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Open Access Highly Accessed Open Badges Research article

Evolution of complete proteomes: guanine-cytosine pressure, phylogeny and environmental influences blend the proteomic architecture

Wanping Chen3, Yanchun Shao23 and Fusheng Chen123*

Author Affiliations

1 Key Laboratory of Environment Correlative Dietology, Huazhong Agricultural University, Wuhan, Hubei Province 430070, China

2 National Key Laboratory of Agro-Microbiology, Huazhong Agricultural University, Wuhan, Hubei Province 430070, China

3 College of Food Science and Technology, Huazhong Agricultural University, Wuhan, Hubei Province 430070, China

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BMC Evolutionary Biology 2013, 13:219  doi:10.1186/1471-2148-13-219

Published: 3 October 2013



Guanine-cytosine (GC) composition is an important feature of genomes. Likewise, amino acid composition is a distinct, but less valued, feature of proteomes. A major concern is that it is not clear what valuable information can be acquired from amino acid composition data. To address this concern, in-depth analyses of the amino acid composition of the complete proteomes from 63 archaea, 270 bacteria, and 128 eukaryotes were performed.


Principal component analysis of the amino acid matrices showed that the main contributors to proteomic architecture were genomic GC variation, phylogeny, and environmental influences. GC pressure drove positive selection on Ala, Arg, Gly, Pro, Trp, and Val, and adverse selection on Asn, Lys, Ile, Phe, and Tyr. The physico-chemical framework of the complete proteomes withstood GC pressure by frequency complementation of GC-dependent amino acid pairs with similar physico-chemical properties. Gln, His, Ser, and Val were responsible for phylogeny and their constituted components could differentiate archaea, bacteria, and eukaryotes. Environmental niche was also a significant factor in determining proteomic architecture, especially for archaea for which the main amino acids were Cys, Leu, and Thr. In archaea, hyperthermophiles, acidophiles, mesophiles, psychrophiles, and halophiles gathered successively along the environment-based principal component. Concordance between proteomic architecture and the genetic code was also related closely to genomic GC content, phylogeny, and lifestyles.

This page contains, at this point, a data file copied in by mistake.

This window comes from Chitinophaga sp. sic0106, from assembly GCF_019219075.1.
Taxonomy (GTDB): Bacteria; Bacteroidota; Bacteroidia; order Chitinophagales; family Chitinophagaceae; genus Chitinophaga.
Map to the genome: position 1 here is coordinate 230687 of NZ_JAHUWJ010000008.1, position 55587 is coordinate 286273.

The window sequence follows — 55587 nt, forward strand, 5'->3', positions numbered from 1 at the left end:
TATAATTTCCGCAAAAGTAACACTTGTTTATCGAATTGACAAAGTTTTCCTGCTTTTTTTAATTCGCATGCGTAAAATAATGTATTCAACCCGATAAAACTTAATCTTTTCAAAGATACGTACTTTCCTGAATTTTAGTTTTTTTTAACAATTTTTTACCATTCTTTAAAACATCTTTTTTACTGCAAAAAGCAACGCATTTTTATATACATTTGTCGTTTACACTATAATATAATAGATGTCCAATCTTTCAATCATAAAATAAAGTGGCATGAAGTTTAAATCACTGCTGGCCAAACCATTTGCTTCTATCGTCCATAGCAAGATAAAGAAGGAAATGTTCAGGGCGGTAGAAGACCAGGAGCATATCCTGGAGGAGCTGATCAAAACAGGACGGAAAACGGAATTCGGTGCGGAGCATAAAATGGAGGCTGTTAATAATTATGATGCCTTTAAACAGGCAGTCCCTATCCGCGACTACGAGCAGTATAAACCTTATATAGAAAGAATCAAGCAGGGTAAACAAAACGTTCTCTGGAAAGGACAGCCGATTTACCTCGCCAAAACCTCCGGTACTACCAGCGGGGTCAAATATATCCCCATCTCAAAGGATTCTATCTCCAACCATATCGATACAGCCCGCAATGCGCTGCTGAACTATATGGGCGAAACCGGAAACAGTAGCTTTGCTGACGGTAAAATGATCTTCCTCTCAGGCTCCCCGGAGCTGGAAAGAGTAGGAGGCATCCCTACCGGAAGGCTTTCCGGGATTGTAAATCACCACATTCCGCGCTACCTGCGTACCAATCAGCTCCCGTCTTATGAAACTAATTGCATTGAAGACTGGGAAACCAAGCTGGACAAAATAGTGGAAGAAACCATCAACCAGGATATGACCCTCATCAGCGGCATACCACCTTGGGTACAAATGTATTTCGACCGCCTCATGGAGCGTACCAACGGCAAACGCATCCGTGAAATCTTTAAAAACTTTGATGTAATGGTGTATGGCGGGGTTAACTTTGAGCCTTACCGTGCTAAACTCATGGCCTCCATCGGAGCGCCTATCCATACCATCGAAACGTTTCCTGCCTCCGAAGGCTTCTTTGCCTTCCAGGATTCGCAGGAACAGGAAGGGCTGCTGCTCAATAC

Large-scale analyses of the complete proteomes of a wide range of organisms suggested that amino acid composition retained the trace of GC variation, phylogeny, and environmental influences during evolution. The findings from this study will help in the development of a global understanding of proteome evolution, and even biological evolution.

Proteome; Evolution; GC pressure; Phylogeny; Environmental influence